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3.
  • Justice, Anne E, et al. (författare)
  • Genome-wide meta-analysis of 241,258 adults accounting for smoking behaviour identifies novel loci for obesity traits
  • 2017
  • Ingår i: Nature Communications. - NATURE PUBLISHING GROUP. - 2041-1723 .- 2041-1723. ; 8
  • Tidskriftsartikel (refereegranskat)abstract
    • Few genome-wide association studies (GWAS) account for environmental exposures, like smoking, potentially impacting the overall trait variance when investigating the genetic contribution to obesity-related traits. Here, we use GWAS data from 51,080 current smokers and 190,178 nonsmokers (87% European descent) to identify loci influencing BMI and central adiposity, measured as waist circumference and waist-to-hip ratio both adjusted for BMI. We identify 23 novel genetic loci, and 9 loci with convincing evidence of gene-smoking interaction (GxSMK) on obesity-related traits. We show consistent direction of effect for all identified loci and significance for 18 novel and for 5 interaction loci in an independent study sample. These loci highlight novel biological functions, including response to oxidative stress, addictive behaviour, and regulatory functions emphasizing the importance of accounting for environment in genetic analyses. Our results suggest that tobacco smoking may alter the genetic susceptibility to overall adiposity and body fat distribution.
4.
  • Winkler, Thomas W., et al. (författare)
  • The Influence of Age and Sex on Genetic Associations with Adult Body Size and Shape A Large-Scale Genome-Wide Interaction Study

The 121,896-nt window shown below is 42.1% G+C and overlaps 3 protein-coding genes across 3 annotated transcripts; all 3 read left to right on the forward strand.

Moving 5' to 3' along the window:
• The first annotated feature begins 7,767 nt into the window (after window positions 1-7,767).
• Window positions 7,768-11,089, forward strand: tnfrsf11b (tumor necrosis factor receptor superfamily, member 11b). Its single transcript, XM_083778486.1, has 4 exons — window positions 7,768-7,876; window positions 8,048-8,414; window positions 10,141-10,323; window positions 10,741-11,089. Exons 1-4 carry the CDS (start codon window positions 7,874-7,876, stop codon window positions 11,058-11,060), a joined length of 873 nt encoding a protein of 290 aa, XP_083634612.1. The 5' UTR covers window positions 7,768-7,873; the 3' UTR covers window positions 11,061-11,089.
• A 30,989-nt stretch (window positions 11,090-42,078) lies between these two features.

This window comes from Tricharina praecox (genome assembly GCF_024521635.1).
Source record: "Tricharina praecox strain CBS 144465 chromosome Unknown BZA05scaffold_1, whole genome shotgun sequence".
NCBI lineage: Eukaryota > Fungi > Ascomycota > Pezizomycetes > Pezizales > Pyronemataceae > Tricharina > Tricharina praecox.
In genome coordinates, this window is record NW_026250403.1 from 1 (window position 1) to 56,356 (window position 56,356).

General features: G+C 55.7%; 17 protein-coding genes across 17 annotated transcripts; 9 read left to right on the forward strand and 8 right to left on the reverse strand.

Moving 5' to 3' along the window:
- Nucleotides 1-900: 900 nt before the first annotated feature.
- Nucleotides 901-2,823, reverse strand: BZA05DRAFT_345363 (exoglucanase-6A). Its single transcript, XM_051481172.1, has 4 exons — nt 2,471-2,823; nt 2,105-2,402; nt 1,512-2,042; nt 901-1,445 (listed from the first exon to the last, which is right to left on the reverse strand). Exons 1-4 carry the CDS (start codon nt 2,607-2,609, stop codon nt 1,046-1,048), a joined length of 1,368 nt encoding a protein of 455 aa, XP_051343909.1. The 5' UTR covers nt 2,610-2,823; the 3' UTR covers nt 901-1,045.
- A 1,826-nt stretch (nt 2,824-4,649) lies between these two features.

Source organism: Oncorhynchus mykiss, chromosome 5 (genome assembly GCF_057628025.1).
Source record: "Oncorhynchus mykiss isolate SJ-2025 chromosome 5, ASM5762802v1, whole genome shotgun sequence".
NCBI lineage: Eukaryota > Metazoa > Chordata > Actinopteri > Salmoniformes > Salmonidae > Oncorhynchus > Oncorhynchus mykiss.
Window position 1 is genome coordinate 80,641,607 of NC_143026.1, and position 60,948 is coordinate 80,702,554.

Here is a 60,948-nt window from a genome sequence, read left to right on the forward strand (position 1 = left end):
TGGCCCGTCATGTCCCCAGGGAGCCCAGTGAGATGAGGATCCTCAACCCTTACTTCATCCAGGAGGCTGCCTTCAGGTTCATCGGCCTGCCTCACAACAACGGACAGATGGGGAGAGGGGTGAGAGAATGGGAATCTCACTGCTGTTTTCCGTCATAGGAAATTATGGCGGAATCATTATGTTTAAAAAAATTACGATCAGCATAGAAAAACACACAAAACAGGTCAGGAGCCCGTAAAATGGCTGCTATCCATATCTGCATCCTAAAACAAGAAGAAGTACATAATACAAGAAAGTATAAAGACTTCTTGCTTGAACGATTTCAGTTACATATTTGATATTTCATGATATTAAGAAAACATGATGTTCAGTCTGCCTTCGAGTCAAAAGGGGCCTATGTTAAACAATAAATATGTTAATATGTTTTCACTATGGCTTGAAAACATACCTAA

• 2015
  • Ingår i: PLoS Genetics. - 1553-7390 .- 1553-7404. ; 11:10
  • Tidskriftsartikel (refereegranskat)abstract
    • Genome-wide association studies (GWAS) have identified more than 100 genetic variants contributing to BMI, a measure of body size, or waist-to-hip ratio (adjusted for BMI, WHRadjBMI), a measure of body shape. Body size and shape change as people grow older and these changes differ substantially between men and women. To systematically screen for age-and/or sex-specific effects of genetic variants on BMI and WHRadjBMI, we performed meta-analyses of 114 studies (up to 320,485 individuals of European descent) with genome-wide chip and/or Metabochip data by the Genetic Investigation of Anthropometric Traits (GIANT) Consortium. Each study tested the association of up to similar to 2.8M SNPs with BMI and WHRadjBMI in four strata (men &lt;= 50y, men &gt; 50y, women &lt;= 50y, women &gt; 50y) and summary statistics were combined in stratum-specific meta-analyses. We then screened for variants that showed age-specific effects (G x AGE), sex-specific effects (G x SEX) or age-specific effects that differed between men and women (G x AGE x SEX). For BMI, we identified 15 loci (11 previously established for main effects, four novel) that showed significant (FDR&lt; 5%) age-specific effects, of which 11 had larger effects in younger (&lt; 50y) than in older adults (&gt;= 50y). No sex-dependent effects were identified for BMI. For WHRadjBMI, we identified 44 loci (27 previously established for main effects, 17 novel) with sex-specific effects, of which 28 showed larger effects in women than in men, five showed larger effects in men than in women, and 11 showed opposite effects between sexes. No age-dependent effects were identified for WHRadjBMI. This is the first genome-wide interaction meta-analysis to report convincing evidence of age-dependent genetic effects on BMI. In addition, we confirm the sex-specificity of genetic effects on WHRadjBMI. These results may providefurther insights into the biology that underlies weight change with age or the sexually dimorphism of body shape.